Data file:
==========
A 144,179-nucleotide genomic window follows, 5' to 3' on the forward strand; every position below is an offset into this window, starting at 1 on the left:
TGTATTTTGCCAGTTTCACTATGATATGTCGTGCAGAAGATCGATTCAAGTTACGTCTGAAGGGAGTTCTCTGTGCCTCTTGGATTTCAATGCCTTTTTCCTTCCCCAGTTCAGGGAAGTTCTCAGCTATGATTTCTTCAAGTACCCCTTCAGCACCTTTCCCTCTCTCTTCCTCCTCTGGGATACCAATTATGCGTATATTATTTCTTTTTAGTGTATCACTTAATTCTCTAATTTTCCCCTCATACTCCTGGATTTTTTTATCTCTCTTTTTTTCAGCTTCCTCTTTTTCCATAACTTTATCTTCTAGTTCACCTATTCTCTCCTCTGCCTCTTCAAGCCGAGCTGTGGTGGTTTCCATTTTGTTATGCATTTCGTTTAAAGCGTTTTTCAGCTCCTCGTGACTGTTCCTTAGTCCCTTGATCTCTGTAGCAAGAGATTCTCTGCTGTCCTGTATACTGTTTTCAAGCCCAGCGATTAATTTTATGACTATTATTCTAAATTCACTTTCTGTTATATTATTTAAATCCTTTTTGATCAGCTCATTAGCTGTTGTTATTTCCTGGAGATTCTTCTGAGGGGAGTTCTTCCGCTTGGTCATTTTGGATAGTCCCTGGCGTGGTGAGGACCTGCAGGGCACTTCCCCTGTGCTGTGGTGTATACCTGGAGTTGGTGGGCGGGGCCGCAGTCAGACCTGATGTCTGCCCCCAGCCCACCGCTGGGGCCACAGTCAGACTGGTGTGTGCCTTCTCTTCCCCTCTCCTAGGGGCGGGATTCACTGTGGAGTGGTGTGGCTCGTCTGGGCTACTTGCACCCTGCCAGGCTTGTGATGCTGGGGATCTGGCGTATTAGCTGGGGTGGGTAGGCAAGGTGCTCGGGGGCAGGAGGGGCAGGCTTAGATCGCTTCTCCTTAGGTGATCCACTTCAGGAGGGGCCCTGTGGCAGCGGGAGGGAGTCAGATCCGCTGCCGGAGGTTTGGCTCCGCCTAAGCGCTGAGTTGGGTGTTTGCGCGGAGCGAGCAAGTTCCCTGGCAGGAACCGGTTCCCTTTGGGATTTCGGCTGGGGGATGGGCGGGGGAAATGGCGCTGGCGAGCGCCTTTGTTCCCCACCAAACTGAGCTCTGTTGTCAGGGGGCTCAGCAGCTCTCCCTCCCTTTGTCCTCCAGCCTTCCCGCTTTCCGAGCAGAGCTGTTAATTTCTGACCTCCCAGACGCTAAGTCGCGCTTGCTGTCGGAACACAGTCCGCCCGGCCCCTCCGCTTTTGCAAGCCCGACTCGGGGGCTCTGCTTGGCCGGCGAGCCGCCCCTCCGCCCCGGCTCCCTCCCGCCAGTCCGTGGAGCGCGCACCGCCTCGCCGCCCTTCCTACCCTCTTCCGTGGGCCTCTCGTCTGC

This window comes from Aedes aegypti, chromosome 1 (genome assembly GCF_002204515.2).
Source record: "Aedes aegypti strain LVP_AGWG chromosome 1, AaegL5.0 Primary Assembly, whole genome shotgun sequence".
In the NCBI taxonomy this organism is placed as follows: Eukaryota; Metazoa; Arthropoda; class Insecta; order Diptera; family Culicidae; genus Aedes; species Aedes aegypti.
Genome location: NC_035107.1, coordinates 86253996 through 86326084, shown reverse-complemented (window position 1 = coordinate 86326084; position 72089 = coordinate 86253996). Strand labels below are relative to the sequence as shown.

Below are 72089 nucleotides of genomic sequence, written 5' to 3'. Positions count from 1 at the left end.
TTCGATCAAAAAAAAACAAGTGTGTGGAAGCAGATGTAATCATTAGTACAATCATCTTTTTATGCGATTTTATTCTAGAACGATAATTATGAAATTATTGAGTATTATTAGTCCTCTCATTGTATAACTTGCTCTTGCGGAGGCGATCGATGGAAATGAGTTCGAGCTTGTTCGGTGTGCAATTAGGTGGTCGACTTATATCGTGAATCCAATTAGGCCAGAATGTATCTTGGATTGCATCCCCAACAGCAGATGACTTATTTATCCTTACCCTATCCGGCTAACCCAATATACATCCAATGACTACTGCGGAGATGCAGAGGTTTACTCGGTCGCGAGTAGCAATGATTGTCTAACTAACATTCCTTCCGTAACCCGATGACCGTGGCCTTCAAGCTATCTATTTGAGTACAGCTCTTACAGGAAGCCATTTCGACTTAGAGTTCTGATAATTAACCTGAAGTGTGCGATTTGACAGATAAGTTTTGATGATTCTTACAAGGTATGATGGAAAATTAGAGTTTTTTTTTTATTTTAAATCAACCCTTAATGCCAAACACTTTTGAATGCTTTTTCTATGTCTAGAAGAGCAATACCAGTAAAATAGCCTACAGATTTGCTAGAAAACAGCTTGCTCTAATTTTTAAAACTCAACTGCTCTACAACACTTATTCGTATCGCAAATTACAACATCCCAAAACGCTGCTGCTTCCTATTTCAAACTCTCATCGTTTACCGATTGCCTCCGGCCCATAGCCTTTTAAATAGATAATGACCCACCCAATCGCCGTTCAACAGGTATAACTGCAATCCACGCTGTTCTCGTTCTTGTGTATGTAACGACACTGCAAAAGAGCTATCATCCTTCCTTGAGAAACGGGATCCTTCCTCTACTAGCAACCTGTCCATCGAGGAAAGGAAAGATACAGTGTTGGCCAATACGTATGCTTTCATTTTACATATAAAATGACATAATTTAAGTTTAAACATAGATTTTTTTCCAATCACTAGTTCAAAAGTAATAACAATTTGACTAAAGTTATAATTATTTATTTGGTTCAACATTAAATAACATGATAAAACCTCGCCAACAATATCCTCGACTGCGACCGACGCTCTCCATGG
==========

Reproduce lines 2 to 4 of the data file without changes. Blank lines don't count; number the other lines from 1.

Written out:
TGTATTTTGCCAGTTTCACTATGATATGTCGTGCAGAAGATCGATTCAAGTTACGTCTGAAGGGAGTTCTCTGTGCCTCTTGGATTTCAATGCCTTTTTCCTTCCCCAGTTCAGGGAAGTTCTCAGCTATGATTTCTTCAAGTACCCCTTCAGCACCTTTCCCTCTCTCTTCCTCCTCTGGGATACCAATTATGCGTATATTATTTCTTTTTAGTGTATCACTTAATTCTCTAATTTTCCCCTCATACTCCTGGATTTTTTTATCTCTCTTTTTTTCAGCTTCCTCTTTTTCCATAACTTTATCTTCTAGTTCACCTATTCTCTCCTCTGCCTCTTCAAGCCGAGCTGTGGTGGTTTCCATTTTGTTATGCATTTCGTTTAAAGCGTTTTTCAGCTCCTCGTGACTGTTCCTTAGTCCCTTGATCTCTGTAGCAAGAGATTCTCTGCTGTCCTGTATACTGTTTTCAAGCCCAGCGATTAATTTTATGACTATTATTCTAAATTCACTTTCTGTTATATTATTTAAATCCTTTTTGATCAGCTCATTAGCTGTTGTTATTTCCTGGAGATTCTTCTGAGGGGAGTTCTTCCGCTTGGTCATTTTGGATAGTCCCTGGCGTGGTGAGGACCTGCAGGGCACTTCCCCTGTGCTGTGGTGTATACCTGGAGTTGGTGGGCGGGGCCGCAGTCAGACCTGATGTCTGCCCCCAGCCCACCGCTGGGGCCACAGTCAGACTGGTGTGTGCCTTCTCTTCCCCTCTCCTAGGGGCGGGATTCACTGTGGAGTGGTGTGGCTCGTCTGGGCTACTTGCACCCTGCCAGGCTTGTGATGCTGGGGATCTGGCGTATTAGCTGGGGTGGGTAGGCAAGGTGCTCGGGGGCAGGAGGGGCAGGCTTAGATCGCTTCTCCTTAGGTGATCCACTTCAGGAGGGGCCCTGTGGCAGCGGGAGGGAGTCAGATCCGCTGCCGGAGGTTTGGCTCCGCCTAAGCGCTGAGTTGGGTGTTTGCGCGGAGCGAGCAAGTTCCCTGGCAGGAACCGGTTCCCTTTGGGATTTCGGCTGGGGGATGGGCGGGGGAAATGGCGCTGGCGAGCGCCTTTGTTCCCCACCAAACTGAGCTCTGTTGTCAGGGGGCTCAGCAGCTCTCCCTCCCTTTGTCCTCCAGCCTTCCCGCTTTCCGAGCAGAGCTGTTAATTTCTGACCTCCCAGACGCTAAGTCGCGCTTGCTGTCGGAACACAGTCCGCCCGGCCCCTCCGCTTTTGCAAGCCCGACTCGGGGGCTCTGCTTGGCCGGCGAGCCGCCCCTCCGCCCCGGCTCCCTCCCGCCAGTCCGTGGAGCGCGCACCGCCTCGCCGCCCTTCCTACCCTCTTCCGTGGGCCTCTCGTCTGC

This window comes from Aedes aegypti, chromosome 1 (genome assembly GCF_002204515.2).
Source record: "Aedes aegypti strain LVP_AGWG chromosome 1, AaegL5.0 Primary Assembly, whole genome shotgun sequence".